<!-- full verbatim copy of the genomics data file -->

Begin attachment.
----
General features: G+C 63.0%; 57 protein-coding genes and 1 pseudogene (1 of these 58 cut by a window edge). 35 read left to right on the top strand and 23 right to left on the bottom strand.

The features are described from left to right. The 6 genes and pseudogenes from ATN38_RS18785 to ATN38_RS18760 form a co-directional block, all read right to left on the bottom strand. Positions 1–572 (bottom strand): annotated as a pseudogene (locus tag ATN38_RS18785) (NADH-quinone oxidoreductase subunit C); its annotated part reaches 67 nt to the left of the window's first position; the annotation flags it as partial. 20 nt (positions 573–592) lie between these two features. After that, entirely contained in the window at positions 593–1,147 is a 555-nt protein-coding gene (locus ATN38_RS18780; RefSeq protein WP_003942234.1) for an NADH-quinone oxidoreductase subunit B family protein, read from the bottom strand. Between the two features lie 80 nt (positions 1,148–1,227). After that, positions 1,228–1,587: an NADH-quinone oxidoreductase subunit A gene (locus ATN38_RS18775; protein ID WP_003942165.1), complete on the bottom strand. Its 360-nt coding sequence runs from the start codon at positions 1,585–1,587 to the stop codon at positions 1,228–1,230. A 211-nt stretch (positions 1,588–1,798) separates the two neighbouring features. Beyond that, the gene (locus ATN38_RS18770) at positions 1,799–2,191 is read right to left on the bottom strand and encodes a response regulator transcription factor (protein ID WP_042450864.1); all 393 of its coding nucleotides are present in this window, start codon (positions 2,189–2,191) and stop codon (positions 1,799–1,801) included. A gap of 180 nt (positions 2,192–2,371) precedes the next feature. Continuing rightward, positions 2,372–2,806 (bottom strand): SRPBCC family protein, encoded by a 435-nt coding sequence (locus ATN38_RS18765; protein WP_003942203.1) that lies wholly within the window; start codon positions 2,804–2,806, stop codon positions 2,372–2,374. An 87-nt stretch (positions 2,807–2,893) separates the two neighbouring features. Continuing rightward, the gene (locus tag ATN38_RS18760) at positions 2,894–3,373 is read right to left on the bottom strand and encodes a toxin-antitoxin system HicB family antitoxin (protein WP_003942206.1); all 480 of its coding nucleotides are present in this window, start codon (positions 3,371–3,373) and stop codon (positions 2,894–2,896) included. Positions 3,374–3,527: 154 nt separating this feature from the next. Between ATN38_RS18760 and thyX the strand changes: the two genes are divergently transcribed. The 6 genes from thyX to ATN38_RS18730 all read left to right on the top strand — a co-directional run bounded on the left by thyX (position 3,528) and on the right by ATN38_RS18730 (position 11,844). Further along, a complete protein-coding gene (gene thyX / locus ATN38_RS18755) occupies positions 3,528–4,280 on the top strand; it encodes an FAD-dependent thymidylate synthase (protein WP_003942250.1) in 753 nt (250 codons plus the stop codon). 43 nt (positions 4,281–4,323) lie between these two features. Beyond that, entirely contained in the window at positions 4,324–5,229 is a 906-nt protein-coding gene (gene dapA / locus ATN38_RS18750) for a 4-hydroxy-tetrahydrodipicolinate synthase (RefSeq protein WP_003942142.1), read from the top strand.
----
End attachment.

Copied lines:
General features: G+C 63.0%; 57 protein-coding genes and 1 pseudogene (1 of these 58 cut by a window edge). 35 read left to right on the top strand and 23 right to left on the bottom strand.

The features are described from left to right. The 6 genes and pseudogenes from ATN38_RS18785 to ATN38_RS18760 form a co-directional block, all read right to left on the bottom strand. Positions 1–572 (bottom strand): annotated as a pseudogene (locus tag ATN38_RS18785) (NADH-quinone oxidoreductase subunit C); its annotated part reaches 67 nt to the left of the window's first position; the annotation flags it as partial. 20 nt (positions 573–592) lie between these two features. After that, entirely contained in the window at positions 593–1,147 is a 555-nt protein-coding gene (locus ATN38_RS18780; RefSeq protein WP_003942234.1) for an NADH-quinone oxidoreductase subunit B family protein, read from the bottom strand. Between the two features lie 80 nt (positions 1,148–1,227). After that, positions 1,228–1,587: an NADH-quinone oxidoreductase subunit A gene (locus ATN38_RS18775; protein ID WP_003942165.1), complete on the bottom strand. Its 360-nt coding sequence runs from the start codon at positions 1,585–1,587 to the stop codon at positions 1,228–1,230. A 211-nt stretch (positions 1,588–1,798) separates the two neighbouring features. Beyond that, the gene (locus ATN38_RS18770) at positions 1,799–2,191 is read right to left on the bottom strand and encodes a response regulator transcription factor (protein ID WP_042450864.1); all 393 of its coding nucleotides are present in this window, start codon (positions 2,189–2,191) and stop codon (positions 1,799–1,801) included. A gap of 180 nt (positions 2,192–2,371) precedes the next feature. Continuing rightward, positions 2,372–2,806 (bottom strand): SRPBCC family protein, encoded by a 435-nt coding sequence (locus ATN38_RS18765; protein WP_003942203.1) that lies wholly within the window; start codon positions 2,804–2,806, stop codon positions 2,372–2,374. An 87-nt stretch (positions 2,807–2,893) separates the two neighbouring features. Continuing rightward, the gene (locus tag ATN38_RS18760) at positions 2,894–3,373 is read right to left on the bottom strand and encodes a toxin-antitoxin system HicB family antitoxin (protein WP_003942206.1); all 480 of its coding nucleotides are present in this window, start codon (positions 3,371–3,373) and stop codon (positions 2,894–2,896) included. Positions 3,374–3,527: 154 nt separating this feature from the next. Between ATN38_RS18760 and thyX the strand changes: the two genes are divergently transcribed. The 6 genes from thyX to ATN38_RS18730 all read left to right on the top strand — a co-directional run bounded on the left by thyX (position 3,528) and on the right by ATN38_RS18730 (position 11,844). Further along, a complete protein-coding gene (gene thyX / locus ATN38_RS18755) occupies positions 3,528–4,280 on the top strand; it encodes an FAD-dependent thymidylate synthase (protein WP_003942250.1) in 753 nt (250 codons plus the stop codon). 43 nt (positions 4,281–4,323) lie between these two features. Beyond that, entirely contained in the window at positions 4,324–5,229 is a 906-nt protein-coding gene (gene dapA / locus ATN38_RS18750) for a 4-hydroxy-tetrahydrodipicolinate synthase (RefSeq protein WP_003942142.1), read from the top strand.